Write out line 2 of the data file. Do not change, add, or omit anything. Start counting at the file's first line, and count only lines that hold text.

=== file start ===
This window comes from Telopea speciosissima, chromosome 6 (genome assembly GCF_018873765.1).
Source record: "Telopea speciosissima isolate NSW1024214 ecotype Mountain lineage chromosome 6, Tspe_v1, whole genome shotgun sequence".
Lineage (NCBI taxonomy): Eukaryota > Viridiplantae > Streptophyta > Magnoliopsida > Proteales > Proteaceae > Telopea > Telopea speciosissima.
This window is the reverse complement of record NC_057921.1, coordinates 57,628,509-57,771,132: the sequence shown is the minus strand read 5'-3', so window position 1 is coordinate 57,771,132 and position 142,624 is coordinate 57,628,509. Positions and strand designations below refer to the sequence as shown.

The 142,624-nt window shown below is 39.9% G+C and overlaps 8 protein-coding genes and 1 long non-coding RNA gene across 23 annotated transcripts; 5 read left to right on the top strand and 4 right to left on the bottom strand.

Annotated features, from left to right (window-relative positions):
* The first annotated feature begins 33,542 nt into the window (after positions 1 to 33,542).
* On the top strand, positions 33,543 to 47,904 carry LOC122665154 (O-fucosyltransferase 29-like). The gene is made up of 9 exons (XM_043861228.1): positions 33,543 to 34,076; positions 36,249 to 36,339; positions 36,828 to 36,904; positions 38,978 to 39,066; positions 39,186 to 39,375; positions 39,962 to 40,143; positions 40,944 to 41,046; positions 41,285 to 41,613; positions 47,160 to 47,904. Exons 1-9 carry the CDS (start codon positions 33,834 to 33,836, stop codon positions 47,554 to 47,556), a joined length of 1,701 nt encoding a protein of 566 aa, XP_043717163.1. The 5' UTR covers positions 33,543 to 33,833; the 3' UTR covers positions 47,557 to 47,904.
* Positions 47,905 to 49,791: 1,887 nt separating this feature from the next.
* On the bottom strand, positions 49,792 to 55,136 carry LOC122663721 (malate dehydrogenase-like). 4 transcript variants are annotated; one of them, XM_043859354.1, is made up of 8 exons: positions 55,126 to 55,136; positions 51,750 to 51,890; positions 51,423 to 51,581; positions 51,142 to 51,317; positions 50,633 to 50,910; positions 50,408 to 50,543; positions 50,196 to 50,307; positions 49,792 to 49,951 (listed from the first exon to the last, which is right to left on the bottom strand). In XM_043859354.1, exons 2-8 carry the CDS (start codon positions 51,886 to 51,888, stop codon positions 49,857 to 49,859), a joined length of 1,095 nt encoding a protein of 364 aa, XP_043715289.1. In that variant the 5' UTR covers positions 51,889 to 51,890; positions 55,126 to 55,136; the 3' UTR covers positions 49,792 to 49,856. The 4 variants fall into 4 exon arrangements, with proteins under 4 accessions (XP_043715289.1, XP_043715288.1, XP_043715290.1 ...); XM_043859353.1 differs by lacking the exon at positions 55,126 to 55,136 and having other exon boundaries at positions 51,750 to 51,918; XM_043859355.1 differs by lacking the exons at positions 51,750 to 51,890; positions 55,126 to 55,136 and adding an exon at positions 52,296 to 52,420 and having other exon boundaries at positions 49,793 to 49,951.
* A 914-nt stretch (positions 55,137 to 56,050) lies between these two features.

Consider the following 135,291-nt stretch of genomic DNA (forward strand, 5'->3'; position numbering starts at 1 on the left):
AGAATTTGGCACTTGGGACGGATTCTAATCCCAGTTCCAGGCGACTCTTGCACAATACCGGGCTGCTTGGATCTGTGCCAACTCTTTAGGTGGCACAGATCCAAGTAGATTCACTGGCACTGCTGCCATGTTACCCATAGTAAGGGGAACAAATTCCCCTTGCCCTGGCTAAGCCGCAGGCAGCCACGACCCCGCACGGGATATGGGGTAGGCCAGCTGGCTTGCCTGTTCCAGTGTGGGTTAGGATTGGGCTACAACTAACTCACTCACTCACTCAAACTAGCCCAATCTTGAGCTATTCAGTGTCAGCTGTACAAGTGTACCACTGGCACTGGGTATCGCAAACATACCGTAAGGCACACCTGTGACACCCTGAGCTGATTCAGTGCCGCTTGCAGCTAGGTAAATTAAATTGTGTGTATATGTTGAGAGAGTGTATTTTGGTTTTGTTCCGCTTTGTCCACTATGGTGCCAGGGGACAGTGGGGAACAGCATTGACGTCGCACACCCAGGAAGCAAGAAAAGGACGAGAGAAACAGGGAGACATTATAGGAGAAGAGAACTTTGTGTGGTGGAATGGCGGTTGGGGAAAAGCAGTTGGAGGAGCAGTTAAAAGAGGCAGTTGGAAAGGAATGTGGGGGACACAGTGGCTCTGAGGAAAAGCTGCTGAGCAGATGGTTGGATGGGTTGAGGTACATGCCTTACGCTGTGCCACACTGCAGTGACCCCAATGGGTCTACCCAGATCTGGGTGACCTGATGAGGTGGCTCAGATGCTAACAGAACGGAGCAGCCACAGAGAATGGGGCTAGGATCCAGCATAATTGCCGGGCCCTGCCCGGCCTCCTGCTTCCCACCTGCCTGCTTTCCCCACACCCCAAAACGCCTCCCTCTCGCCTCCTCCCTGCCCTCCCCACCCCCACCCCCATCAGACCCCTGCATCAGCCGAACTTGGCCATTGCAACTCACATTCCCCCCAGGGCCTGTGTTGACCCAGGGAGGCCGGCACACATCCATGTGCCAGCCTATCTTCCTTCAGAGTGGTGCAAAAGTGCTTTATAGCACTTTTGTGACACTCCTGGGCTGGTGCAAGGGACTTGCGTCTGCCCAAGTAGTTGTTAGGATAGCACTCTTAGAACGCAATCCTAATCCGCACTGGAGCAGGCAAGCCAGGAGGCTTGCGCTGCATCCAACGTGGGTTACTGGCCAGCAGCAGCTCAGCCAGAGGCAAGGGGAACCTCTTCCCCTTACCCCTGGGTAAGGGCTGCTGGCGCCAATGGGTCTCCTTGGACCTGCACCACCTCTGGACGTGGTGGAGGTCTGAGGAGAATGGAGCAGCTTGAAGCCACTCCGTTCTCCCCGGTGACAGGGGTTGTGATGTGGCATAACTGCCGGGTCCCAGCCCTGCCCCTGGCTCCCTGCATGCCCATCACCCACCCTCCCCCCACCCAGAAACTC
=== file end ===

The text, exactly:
Source record: "Telopea speciosissima isolate NSW1024214 ecotype Mountain lineage chromosome 6, Tspe_v1, whole genome shotgun sequence".